As a child of the American South and Midwest, I have more than a passing acquaintance with fundamentalist Christian apocalyptics. So I was immediately struck by the resemblance when I read The Great Disruption, by Paul Gilding. His book has stirred considerable excitement in the environmental community, and has recently been lauded by Tom Friedman in a New York Times column. Its description of an imminent apocalypse is eerily similar to the Biblical Revelation of John, which prophecies that rampant evil will provoke God’s wrath and the deaths of multitudes in natural disasters and war. Once the old world has been cleansed by catastrophe, peace and brotherhood will reign in a New Jerusalem.Paul Gilding’s version is a bit more prosaic, but no less sweeping: “The Earth is full,” as Tom Friedman puts it, and the heedless materialism of a burgeoning humanity is shattering the Earth’s capacity to sustain it. Climate change is but one symptom of this assault on the ecosphere, which will lead to Gilding’s apocalypse:
“We are heading for a social and economic hurricane that will cause great damage, sweep away much of our current economy and our assumptions about the future, and cause a great crisis that will impact the whole world ..”As for the multitudes:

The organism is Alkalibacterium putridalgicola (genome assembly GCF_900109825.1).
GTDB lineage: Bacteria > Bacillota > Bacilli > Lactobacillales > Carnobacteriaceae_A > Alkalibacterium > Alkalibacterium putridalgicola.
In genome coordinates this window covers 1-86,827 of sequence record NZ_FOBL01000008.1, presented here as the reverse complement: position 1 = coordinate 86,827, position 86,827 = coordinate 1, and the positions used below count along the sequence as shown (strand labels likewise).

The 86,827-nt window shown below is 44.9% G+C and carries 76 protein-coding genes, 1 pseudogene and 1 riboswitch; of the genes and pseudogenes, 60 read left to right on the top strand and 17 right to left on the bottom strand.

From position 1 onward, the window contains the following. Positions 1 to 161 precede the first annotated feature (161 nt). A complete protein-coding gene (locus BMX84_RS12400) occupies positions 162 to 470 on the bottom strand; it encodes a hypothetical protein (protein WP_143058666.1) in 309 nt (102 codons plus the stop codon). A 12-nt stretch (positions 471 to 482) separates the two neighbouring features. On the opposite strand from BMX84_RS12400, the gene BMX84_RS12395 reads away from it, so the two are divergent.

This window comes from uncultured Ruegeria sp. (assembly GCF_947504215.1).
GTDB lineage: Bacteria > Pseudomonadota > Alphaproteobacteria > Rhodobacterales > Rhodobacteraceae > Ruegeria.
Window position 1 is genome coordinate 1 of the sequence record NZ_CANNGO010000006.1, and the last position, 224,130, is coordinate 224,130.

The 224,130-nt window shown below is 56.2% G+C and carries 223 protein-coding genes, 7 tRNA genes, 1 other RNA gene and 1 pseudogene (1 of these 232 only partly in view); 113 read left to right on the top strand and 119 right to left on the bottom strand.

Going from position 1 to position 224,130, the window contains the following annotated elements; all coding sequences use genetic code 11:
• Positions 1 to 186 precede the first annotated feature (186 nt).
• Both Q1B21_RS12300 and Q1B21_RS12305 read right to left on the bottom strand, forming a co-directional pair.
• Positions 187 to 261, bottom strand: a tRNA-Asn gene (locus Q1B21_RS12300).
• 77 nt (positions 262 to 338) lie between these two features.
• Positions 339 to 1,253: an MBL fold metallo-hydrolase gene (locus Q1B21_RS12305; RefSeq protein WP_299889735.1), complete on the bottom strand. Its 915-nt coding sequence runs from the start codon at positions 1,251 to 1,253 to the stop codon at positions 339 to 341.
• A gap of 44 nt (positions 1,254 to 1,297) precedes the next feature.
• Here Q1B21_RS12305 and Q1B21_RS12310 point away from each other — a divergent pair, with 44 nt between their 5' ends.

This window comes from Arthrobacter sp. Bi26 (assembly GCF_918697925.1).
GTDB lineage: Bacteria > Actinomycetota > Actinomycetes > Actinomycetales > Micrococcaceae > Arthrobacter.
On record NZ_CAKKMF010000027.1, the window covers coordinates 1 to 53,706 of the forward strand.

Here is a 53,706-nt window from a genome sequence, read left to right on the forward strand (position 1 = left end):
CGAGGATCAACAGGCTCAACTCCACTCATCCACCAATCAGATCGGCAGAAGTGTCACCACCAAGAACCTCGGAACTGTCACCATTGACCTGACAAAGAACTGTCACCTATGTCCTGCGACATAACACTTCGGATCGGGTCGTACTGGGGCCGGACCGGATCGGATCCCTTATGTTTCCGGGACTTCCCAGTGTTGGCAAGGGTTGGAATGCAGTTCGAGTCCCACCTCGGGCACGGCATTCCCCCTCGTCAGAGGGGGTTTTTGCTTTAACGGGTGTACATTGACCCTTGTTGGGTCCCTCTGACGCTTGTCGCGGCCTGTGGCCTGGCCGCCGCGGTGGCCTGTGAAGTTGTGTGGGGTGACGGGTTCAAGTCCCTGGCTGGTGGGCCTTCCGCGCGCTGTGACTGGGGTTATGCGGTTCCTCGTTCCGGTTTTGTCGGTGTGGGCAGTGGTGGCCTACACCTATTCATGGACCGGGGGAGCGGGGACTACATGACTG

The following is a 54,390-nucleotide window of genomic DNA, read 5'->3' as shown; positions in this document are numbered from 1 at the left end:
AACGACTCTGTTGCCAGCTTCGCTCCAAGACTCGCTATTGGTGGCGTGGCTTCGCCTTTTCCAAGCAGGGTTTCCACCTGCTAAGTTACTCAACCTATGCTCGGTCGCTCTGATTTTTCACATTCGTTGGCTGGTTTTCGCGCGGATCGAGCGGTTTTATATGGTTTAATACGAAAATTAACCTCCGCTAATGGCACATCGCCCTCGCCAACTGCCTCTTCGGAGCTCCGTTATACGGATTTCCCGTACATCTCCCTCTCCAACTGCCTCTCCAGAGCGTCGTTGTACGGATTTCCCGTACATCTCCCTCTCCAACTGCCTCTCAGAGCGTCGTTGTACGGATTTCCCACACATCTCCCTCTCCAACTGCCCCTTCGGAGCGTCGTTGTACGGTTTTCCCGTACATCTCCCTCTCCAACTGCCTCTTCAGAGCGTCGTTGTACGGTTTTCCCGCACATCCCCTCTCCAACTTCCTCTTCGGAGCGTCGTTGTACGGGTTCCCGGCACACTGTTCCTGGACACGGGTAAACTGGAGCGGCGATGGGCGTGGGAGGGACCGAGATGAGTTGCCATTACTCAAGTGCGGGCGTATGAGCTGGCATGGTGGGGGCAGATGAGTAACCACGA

"… I expect we’ll tragically lose a few billion people."Gilding prophecies that after the catastrophe, the survivors will finally accept manifest truth, abandon the materialist gods that have shattered the ecosphere, and embrace the egalitarian ethic that will govern a global New Jerusalem.This is heady stuff, but should we believe it? I could quibble with Gilding and Friedman about whether “the Earth is full” in so many material dimensions, but I won’t bother because agreement about one will suffice: We’re headed for the brink on carbon emissions, and we give every indication of remaining in denial until Gilding’s climate apocalypse is upon us. But if that actually happens, does anyone seriously expect peace and brotherhood to reign in a world that has lost “a few billion people”? After all, we already know that the losses will be far from random. The world’s poor will bear the brunt of a climate catastrophe, as recent studies of weather disasters, sea-level rise, agricultural losses and general vulnerability have repeatedly shown. Any rich-world reader of The Great Disruption who is seduced by the vision of a post-apocalyptic New Jerusalem should recognize that its gates are certain to be crashed by the legions of desperate survivors in Asia, Africa and Latin America.Let’s not deceive ourselves with a millennial vision that invites fatal passivity. Paul Gilding himself offers a hopeful note: “We may be slow, but we’re not stupid.” So let’s act that way, because we can clearly solve the climate problem if we put our minds to it. Something as pedestrian as a global tax of $100/ton on CO2 would probably do the trick. That’s peanuts by any sane standard, and surely better than hoping for a New Jerusalem after the Four Horsemen of the Apocalypse have laid waste to the world we’ve known.
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